CP: I like the idea of publication being a thing that gathers people—it gathers voices and it can be disseminated amongst many people.
KH: Press Press [is] a set of relationships, and this has also come out of our work with RYP, or, in a sense, fueled our work with RYP for me, that we’ve talked a lot about but also the reasons we relate, is the use of English language. English is a symbol of power and [we’re] using it as a form and subverting it, not assimilating into English speaking standards, and centering voices that aren’t usually centered and approaches that aren’t usually centered. And the book and printed text occupy that same territory of being a symbol of power—but anybody can make a book. So I think the book and publications are really symbolically deconstructing power structures in the gatherings that we do and the programming that we do. Which is another overarching focus of the work.
BJ: This space will just be a different part, a different form of publication, that’s not a book exactly but it’s like unfolding chapters of events that happen here.
KH: That idea, that way of looking at the space is what for me fueled the library project. Press Press is formed by all these different people who come in and change it and step out or step away or come back later. I was looking at the library as another form where people could come in and pick, curate, and rearrange again and again the actual resources in a way to really mold the culture here. The initial round of selections was curated by friends and people we’ve worked with, people we admire, other artists, and then I’m hoping that more people would come and rearrange the sections or mold the sections as a way of changing the culture in the space.
CP: Are all the books and publications in the space right now those curated selections you were talking about?
KH: There’s this shelf that’s all curated by different people and then the rest is all curated by Press Press people.
CP: What other kinds of events are you planning to have here?
KH: We don’t really know yet. We had a little conversation here three weeks ago with Temporary Art Review to release our book, but that was a fruitful forum for us because we had a panel of amazing speakers like Malcolm [Peacock], Jenné [Afiya], and Fire [Angelou, as well as Emeline Boehringer, Kory Sanders, and Sarrita Hunn]. It was also really beautiful in the sense that it didn’t feel as hierarchical as other talks I’ve been to, the “audience” people were just talking and participating in it, and it was a really fun conversation and that forum was really productive for all the reasons Press Press functions. So that’s something I’d be interested in doing. There’s definitely people we want to work with, that we’re excited about doing projects with, but also this goes back to how Press Press works in general, like we don’t really plan anything, we just work with people and then figure out what makes sense and then things wind up—not really making sense, but making something.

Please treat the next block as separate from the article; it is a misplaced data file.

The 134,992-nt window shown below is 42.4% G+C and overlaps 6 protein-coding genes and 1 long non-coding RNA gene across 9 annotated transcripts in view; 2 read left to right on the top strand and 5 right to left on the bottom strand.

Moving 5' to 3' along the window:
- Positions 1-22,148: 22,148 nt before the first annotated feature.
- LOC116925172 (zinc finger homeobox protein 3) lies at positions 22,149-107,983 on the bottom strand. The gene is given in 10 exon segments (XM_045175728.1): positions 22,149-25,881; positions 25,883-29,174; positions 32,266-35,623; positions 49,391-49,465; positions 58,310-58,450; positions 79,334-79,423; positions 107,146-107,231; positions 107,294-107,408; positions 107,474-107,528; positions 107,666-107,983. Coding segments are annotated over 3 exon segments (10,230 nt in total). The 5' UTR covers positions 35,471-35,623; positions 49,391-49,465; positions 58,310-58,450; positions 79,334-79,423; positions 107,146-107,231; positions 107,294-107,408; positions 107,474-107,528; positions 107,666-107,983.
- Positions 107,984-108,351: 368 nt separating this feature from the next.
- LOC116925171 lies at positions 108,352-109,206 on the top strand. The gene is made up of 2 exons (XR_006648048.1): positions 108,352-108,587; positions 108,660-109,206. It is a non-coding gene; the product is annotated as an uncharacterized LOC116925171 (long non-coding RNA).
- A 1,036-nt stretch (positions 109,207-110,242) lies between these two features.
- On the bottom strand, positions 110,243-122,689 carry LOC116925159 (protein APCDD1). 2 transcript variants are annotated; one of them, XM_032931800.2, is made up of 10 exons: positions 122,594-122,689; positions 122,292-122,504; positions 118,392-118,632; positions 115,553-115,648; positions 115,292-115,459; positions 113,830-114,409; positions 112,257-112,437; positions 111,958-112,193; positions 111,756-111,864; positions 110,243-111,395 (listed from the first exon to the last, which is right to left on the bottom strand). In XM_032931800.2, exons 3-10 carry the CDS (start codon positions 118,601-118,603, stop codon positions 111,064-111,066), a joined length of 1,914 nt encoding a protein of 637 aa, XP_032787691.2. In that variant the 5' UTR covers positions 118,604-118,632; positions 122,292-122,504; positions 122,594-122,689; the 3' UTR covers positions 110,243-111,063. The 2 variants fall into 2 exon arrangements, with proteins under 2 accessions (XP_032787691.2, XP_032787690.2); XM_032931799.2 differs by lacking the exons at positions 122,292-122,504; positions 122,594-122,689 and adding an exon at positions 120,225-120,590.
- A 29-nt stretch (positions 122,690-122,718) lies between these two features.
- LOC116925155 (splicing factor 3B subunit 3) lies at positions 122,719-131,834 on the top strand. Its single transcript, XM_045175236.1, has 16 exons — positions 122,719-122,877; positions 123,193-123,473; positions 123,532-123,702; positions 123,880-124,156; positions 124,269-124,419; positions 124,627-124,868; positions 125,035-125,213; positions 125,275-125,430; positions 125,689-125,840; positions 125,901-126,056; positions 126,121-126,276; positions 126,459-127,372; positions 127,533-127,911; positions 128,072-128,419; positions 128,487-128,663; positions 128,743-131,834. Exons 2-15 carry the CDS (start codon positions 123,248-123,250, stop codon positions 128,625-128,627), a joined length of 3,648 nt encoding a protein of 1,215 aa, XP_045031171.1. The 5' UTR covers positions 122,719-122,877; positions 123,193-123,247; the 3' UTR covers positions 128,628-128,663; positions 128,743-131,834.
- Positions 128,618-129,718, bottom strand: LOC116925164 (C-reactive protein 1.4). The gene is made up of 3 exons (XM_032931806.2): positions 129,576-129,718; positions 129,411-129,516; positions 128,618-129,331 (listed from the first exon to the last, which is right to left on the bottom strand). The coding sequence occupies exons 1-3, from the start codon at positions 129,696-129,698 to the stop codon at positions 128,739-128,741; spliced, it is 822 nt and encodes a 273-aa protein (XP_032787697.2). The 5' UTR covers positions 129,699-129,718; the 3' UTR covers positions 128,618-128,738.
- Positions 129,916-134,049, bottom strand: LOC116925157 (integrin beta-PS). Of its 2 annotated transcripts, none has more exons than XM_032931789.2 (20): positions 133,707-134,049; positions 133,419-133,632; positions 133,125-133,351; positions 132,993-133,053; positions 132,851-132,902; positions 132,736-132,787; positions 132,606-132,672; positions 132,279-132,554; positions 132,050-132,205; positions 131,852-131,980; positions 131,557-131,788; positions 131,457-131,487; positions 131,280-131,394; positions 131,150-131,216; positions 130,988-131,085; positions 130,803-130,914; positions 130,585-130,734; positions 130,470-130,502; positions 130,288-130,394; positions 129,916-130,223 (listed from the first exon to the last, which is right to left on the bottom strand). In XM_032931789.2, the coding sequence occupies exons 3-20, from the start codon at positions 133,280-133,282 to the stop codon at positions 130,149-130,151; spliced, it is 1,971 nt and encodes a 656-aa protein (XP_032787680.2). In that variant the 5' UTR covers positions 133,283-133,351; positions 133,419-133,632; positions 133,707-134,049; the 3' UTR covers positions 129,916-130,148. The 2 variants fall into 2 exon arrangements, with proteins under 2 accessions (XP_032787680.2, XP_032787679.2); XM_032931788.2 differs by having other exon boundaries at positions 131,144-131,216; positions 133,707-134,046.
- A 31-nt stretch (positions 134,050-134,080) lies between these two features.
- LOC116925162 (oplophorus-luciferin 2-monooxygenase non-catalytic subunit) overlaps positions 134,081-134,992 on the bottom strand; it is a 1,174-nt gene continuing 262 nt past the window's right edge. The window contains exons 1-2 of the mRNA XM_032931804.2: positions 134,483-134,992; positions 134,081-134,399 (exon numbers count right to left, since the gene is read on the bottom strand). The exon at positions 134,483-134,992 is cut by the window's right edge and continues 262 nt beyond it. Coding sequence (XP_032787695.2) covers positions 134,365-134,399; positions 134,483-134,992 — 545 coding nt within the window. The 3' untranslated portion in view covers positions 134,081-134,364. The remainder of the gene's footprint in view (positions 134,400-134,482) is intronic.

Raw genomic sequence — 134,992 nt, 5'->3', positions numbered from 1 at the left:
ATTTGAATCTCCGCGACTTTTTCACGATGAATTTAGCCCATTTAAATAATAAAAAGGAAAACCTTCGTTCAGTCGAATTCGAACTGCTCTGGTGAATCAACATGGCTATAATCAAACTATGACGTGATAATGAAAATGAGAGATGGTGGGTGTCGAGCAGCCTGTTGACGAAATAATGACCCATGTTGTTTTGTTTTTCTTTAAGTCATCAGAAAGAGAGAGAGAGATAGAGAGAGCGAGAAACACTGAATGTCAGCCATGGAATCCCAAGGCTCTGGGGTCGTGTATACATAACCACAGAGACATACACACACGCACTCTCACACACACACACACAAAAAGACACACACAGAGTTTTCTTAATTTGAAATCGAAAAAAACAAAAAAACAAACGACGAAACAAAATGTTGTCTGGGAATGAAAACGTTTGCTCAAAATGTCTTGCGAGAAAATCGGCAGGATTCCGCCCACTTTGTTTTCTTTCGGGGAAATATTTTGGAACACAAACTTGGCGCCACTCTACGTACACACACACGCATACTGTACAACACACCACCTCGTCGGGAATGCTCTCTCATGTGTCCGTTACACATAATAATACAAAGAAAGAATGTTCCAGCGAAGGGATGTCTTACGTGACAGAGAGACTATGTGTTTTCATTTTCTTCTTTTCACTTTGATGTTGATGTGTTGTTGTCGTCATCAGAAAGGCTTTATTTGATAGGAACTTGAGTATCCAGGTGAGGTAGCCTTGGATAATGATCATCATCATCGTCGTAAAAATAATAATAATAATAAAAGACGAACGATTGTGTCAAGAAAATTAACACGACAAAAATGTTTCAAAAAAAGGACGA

CP: It’s just more organic, like you plan it out but you don’t plan it out a lot.
KH: Yeah, we don’t sketch it out. I’m hoping things will happen here. It’s also the kind of space I’m hoping people make it what they want it to be in a way that’s useful. There’s definitely things I just wanna do because I think it’d be fun, like having dinners and conversations and like a podcast. Or doing shows that are curated out of the book collection and silly stuff like that. I think we’ll find out.
CP: So what happened at the talk you had here in December?
KH: It was called “To Make a Public,” it was about that idea of gathering publics, creating intentional spaces and intentional communities, and why you do that, what form does it take, what are you reacting to, and how do you do it?
That led to talking about a lot of different things, from Trump’s election to how you get to that, how you talk to people you don’t know. This is actually the conversation we’re releasing as a zine [called “The Making Of: Publics + Liberation.”] They’re free and they’ll be available online.
CP: Do you think there’s anything in particular about the conversation you had here that made it be more fun and less hierarchical?
KH: There was an atmosphere of kindness and generosity and respect—that was how I was feeling; I can’t speak for anybody else. It was the people in the room. The people that were generous enough to participate and see this thing that hasn’t been here before.